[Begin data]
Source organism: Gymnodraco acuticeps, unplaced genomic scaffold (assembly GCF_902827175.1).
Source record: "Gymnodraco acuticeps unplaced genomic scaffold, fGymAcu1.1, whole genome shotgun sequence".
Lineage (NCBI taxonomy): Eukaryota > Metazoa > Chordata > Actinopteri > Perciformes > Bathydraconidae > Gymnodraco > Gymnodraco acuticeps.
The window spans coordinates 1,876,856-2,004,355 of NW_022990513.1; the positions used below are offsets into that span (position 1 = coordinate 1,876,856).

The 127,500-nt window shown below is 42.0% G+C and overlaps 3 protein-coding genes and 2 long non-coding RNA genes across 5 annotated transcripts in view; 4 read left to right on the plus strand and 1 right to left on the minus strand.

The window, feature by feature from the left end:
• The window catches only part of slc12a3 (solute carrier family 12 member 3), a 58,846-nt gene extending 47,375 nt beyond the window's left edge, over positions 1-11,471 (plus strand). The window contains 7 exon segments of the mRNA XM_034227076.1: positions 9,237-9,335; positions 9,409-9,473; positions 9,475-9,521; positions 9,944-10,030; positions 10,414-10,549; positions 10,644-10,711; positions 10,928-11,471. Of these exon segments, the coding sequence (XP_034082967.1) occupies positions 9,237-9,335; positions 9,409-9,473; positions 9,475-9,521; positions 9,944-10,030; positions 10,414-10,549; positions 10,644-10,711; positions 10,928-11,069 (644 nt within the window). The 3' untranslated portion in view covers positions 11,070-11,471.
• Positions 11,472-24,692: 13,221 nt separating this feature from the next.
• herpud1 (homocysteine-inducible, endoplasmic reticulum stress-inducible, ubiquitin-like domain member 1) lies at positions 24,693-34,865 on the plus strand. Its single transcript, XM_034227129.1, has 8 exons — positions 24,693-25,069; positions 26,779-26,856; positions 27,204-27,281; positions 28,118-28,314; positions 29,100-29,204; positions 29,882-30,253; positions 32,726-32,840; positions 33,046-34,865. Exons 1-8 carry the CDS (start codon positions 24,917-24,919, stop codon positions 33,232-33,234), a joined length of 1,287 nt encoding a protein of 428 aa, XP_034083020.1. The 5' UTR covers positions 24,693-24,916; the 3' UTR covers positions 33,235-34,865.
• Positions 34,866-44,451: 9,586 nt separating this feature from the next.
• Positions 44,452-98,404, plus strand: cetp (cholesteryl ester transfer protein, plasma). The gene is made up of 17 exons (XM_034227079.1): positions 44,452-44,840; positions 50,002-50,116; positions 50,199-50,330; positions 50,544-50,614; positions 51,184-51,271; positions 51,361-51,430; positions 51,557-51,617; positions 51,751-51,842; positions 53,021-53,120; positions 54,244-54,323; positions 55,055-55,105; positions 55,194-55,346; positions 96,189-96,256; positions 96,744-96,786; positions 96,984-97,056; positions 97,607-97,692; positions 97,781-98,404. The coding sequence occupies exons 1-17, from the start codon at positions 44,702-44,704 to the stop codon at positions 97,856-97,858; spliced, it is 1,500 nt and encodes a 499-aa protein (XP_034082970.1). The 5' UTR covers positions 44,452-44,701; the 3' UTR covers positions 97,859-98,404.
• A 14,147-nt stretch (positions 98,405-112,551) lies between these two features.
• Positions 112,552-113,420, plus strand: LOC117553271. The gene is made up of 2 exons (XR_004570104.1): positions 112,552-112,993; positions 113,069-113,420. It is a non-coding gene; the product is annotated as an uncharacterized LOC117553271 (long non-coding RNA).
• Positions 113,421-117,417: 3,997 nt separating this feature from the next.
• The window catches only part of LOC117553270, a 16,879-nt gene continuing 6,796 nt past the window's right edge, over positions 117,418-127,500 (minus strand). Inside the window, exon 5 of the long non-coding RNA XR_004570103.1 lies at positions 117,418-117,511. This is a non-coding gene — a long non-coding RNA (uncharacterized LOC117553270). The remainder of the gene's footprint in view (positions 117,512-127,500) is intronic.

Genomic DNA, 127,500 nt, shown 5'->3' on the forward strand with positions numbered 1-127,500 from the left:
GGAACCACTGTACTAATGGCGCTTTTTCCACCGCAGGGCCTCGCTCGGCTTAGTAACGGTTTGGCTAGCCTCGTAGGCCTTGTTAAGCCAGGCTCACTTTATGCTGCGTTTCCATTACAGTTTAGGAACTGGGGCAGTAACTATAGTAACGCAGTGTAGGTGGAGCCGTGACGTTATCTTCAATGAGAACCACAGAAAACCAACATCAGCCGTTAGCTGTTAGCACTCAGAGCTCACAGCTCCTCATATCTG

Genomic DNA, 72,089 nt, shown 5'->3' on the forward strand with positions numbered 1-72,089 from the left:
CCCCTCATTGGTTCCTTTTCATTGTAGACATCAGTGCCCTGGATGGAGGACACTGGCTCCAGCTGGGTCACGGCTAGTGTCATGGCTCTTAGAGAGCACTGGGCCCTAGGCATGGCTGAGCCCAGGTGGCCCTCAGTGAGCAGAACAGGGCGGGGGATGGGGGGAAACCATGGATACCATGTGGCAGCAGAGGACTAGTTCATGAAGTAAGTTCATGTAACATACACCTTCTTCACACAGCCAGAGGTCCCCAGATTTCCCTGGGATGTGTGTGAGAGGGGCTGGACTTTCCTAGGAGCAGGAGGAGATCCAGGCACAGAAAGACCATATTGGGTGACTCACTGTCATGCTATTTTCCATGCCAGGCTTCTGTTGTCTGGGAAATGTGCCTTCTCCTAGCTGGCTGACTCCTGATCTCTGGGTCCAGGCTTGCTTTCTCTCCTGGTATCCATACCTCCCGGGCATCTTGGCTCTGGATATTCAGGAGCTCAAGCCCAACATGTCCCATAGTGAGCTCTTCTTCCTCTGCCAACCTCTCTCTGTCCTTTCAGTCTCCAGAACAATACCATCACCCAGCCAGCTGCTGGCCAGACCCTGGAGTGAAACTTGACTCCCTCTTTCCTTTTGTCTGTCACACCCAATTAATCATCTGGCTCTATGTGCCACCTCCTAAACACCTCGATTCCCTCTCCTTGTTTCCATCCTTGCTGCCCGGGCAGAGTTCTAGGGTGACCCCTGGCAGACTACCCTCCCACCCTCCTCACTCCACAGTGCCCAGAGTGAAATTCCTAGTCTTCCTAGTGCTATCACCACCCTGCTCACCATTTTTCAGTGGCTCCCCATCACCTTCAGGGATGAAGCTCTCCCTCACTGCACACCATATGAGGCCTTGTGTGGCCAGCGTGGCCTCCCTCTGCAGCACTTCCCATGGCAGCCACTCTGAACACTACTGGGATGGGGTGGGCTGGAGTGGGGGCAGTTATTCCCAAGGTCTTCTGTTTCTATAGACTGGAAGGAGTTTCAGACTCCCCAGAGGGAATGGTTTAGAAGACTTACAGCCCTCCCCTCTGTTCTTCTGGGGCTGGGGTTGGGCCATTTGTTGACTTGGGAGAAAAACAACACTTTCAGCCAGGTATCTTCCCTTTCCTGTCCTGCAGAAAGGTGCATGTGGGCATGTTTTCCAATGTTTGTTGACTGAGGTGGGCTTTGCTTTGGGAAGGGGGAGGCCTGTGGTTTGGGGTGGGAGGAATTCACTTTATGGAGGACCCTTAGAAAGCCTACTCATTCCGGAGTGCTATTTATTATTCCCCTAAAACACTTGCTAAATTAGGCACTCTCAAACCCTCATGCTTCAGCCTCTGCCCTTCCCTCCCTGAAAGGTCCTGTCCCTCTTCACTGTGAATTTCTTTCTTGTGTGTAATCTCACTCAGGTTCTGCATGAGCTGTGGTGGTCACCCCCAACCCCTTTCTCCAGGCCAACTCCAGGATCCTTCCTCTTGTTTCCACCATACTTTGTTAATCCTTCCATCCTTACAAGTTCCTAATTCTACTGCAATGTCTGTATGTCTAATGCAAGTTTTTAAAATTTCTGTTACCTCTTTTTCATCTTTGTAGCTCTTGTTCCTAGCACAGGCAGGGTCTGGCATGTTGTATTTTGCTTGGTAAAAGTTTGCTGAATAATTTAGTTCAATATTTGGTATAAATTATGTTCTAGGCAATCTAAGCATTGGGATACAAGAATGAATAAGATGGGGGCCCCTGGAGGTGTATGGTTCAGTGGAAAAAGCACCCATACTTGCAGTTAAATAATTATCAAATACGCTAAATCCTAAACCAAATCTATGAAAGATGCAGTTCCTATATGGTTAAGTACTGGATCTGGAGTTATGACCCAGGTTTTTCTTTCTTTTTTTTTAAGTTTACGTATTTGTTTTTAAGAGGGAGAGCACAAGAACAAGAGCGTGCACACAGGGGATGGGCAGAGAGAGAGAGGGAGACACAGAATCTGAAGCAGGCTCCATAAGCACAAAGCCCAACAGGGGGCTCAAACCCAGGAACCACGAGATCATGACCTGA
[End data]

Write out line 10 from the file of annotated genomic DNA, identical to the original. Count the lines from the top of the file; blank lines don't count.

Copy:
• Positions 34,866-44,451: 9,586 nt separating this feature from the next.